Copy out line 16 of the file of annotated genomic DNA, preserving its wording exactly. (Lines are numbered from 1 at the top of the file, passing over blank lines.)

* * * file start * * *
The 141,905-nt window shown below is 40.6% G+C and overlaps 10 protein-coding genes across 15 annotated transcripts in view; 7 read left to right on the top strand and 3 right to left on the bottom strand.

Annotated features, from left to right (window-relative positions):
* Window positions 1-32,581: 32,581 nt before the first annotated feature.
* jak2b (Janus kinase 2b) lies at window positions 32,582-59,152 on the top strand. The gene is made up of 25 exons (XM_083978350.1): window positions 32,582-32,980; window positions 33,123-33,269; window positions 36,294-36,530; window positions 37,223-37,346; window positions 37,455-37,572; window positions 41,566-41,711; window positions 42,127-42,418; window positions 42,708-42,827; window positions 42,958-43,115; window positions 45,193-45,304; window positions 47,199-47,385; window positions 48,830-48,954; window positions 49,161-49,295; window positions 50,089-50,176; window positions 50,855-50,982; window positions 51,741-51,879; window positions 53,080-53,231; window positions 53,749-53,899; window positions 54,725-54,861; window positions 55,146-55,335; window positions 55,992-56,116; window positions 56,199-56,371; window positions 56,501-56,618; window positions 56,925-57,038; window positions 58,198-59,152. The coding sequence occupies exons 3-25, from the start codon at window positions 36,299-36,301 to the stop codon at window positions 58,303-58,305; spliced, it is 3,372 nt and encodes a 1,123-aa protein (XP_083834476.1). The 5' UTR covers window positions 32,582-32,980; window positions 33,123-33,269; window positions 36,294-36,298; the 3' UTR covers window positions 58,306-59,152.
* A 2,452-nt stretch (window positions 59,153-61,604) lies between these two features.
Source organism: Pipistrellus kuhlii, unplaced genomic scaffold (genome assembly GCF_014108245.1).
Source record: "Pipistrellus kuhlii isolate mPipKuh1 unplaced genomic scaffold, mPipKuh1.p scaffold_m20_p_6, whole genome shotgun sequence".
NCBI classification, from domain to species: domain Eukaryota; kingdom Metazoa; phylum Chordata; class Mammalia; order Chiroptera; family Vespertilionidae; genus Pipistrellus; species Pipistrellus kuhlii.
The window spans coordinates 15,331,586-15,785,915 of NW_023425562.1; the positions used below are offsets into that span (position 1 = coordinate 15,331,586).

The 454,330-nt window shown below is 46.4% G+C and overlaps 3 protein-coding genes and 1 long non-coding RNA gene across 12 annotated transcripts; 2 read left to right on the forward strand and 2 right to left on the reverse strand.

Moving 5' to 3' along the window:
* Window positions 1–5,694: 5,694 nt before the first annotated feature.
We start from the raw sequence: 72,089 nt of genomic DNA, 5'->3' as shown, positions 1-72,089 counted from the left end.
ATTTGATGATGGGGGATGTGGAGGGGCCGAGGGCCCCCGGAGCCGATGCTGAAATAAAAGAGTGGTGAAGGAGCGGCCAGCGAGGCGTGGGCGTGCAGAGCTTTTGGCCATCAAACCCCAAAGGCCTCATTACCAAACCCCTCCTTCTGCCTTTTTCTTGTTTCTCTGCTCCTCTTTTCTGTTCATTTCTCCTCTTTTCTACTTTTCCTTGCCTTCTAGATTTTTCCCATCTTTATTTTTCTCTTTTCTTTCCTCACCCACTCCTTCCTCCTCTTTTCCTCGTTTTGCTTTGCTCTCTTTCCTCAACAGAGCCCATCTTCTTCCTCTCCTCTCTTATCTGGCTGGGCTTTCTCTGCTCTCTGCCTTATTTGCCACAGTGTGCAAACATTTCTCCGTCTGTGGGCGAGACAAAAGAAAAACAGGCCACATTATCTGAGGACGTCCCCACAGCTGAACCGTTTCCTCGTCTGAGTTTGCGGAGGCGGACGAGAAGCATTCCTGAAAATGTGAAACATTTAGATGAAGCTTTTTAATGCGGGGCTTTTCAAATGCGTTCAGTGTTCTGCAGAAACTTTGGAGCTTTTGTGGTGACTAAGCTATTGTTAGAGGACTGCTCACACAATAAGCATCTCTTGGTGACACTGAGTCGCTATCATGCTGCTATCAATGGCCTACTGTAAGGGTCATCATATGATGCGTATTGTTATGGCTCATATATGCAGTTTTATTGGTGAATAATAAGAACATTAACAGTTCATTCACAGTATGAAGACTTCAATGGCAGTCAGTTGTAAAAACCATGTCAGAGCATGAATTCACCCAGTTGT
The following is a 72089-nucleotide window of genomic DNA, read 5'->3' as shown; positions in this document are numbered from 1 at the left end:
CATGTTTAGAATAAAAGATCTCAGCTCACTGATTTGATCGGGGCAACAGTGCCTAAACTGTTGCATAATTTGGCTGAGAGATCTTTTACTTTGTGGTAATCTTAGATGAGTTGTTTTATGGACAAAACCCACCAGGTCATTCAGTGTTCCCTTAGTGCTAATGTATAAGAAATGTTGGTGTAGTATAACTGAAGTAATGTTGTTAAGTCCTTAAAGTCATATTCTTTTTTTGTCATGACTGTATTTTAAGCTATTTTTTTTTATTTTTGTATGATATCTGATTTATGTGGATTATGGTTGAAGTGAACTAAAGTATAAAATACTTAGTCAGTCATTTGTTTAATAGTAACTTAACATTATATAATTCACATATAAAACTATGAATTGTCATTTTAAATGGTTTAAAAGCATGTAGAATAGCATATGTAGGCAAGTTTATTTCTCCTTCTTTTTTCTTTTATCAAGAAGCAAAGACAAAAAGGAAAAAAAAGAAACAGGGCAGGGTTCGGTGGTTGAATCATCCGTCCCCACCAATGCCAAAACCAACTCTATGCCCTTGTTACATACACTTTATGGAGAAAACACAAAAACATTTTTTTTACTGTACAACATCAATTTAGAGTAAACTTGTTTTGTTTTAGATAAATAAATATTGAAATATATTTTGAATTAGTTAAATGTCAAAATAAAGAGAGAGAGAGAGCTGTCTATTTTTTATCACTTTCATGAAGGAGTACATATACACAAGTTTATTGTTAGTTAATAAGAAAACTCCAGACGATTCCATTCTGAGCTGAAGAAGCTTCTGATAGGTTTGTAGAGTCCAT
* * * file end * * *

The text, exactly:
CATGTTTAGAATAAAAGATCTCAGCTCACTGATTTGATCGGGGCAACAGTGCCTAAACTGTTGCATAATTTGGCTGAGAGATCTTTTACTTTGTGGTAATCTTAGATGAGTTGTTTTATGGACAAAACCCACCAGGTCATTCAGTGTTCCCTTAGTGCTAATGTATAAGAAATGTTGGTGTAGTATAACTGAAGTAATGTTGTTAAGTCCTTAAAGTCATATTCTTTTTTTGTCATGACTGTATTTTAAGCTATTTTTTTTTATTTTTGTATGATATCTGATTTATGTGGATTATGGTTGAAGTGAACTAAAGTATAAAATACTTAGTCAGTCATTTGTTTAATAGTAACTTAACATTATATAATTCACATATAAAACTATGAATTGTCATTTTAAATGGTTTAAAAGCATGTAGAATAGCATATGTAGGCAAGTTTATTTCTCCTTCTTTTTTCTTTTATCAAGAAGCAAAGACAAAAAGGAAAAAAAAGAAACAGGGCAGGGTTCGGTGGTTGAATCATCCGTCCCCACCAATGCCAAAACCAACTCTATGCCCTTGTTACATACACTTTATGGAGAAAACACAAAAACATTTTTTTTACTGTACAACATCAATTTAGAGTAAACTTGTTTTGTTTTAGATAAATAAATATTGAAATATATTTTGAATTAGTTAAATGTCAAAATAAAGAGAGAGAGAGAGCTGTCTATTTTTTATCACTTTCATGAAGGAGTACATATACACAAGTTTATTGTTAGTTAATAAGAAAACTCCAGACGATTCCATTCTGAGCTGAAGAAGCTTCTGATAGGTTTGTAGAGTCCAT